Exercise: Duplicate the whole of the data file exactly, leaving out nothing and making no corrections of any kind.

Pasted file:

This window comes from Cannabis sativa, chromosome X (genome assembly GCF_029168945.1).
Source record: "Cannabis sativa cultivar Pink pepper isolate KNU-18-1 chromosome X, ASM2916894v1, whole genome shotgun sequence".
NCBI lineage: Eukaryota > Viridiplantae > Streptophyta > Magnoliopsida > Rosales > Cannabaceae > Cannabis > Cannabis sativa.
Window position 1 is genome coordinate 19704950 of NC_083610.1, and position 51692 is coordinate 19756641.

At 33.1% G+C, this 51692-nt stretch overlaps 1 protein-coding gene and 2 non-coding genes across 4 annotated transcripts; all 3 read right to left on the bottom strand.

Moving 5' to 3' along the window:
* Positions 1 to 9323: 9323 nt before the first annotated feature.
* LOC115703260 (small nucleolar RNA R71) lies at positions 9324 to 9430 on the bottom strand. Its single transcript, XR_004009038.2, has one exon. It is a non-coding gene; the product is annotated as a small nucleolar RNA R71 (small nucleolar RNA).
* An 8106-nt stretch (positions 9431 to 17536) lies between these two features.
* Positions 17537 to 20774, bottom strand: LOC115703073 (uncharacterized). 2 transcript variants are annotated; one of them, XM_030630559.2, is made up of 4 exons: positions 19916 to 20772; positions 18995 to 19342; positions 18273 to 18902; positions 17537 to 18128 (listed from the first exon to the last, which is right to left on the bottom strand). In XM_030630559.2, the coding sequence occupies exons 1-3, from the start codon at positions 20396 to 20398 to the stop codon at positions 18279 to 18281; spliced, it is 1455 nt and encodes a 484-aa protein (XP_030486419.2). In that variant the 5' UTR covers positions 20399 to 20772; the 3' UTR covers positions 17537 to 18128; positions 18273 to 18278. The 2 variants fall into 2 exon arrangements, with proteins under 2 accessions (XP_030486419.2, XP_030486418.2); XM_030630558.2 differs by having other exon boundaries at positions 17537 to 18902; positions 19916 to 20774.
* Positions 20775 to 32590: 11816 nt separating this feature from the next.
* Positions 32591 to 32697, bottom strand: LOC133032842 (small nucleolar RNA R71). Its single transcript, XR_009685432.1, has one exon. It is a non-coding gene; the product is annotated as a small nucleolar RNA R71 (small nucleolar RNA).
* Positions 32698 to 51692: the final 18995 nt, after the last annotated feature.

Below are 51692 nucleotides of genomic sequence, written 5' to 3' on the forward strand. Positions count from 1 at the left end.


This window comes from Cannabis sativa, chromosome X (genome assembly GCF_029168945.1).
Source record: "Cannabis sativa cultivar Pink pepper isolate KNU-18-1 chromosome X, ASM2916894v1, whole genome shotgun sequence".
NCBI lineage: Eukaryota > Viridiplantae > Streptophyta > Magnoliopsida > Rosales > Cannabaceae > Cannabis > Cannabis sativa.
Window position 1 is genome coordinate 19704950 of NC_083610.1, and position 51692 is coordinate 19756641.

At 33.1% G+C, this 51692-nt stretch overlaps 1 protein-coding gene and 2 non-coding genes across 4 annotated transcripts; all 3 read right to left on the bottom strand.

Moving 5' to 3' along the window:
* Positions 1 to 9323: 9323 nt before the first annotated feature.
* LOC115703260 (small nucleolar RNA R71) lies at positions 9324 to 9430 on the bottom strand. Its single transcript, XR_004009038.2, has one exon. It is a non-coding gene; the product is annotated as a small nucleolar RNA R71 (small nucleolar RNA).
* An 8106-nt stretch (positions 9431 to 17536) lies between these two features.
* Positions 17537 to 20774, bottom strand: LOC115703073 (uncharacterized). 2 transcript variants are annotated; one of them, XM_030630559.2, is made up of 4 exons: positions 19916 to 20772; positions 18995 to 19342; positions 18273 to 18902; positions 17537 to 18128 (listed from the first exon to the last, which is right to left on the bottom strand). In XM_030630559.2, the coding sequence occupies exons 1-3, from the start codon at positions 20396 to 20398 to the stop codon at positions 18279 to 18281; spliced, it is 1455 nt and encodes a 484-aa protein (XP_030486419.2). In that variant the 5' UTR covers positions 20399 to 20772; the 3' UTR covers positions 17537 to 18128; positions 18273 to 18278. The 2 variants fall into 2 exon arrangements, with proteins under 2 accessions (XP_030486419.2, XP_030486418.2); XM_030630558.2 differs by having other exon boundaries at positions 17537 to 18902; positions 19916 to 20774.
* Positions 20775 to 32590: 11816 nt separating this feature from the next.
* Positions 32591 to 32697, bottom strand: LOC133032842 (small nucleolar RNA R71). Its single transcript, XR_009685432.1, has one exon. It is a non-coding gene; the product is annotated as a small nucleolar RNA R71 (small nucleolar RNA).
* Positions 32698 to 51692: the final 18995 nt, after the last annotated feature.

Below are 51692 nucleotides of genomic sequence, written 5' to 3' on the forward strand. Positions count from 1 at the left end.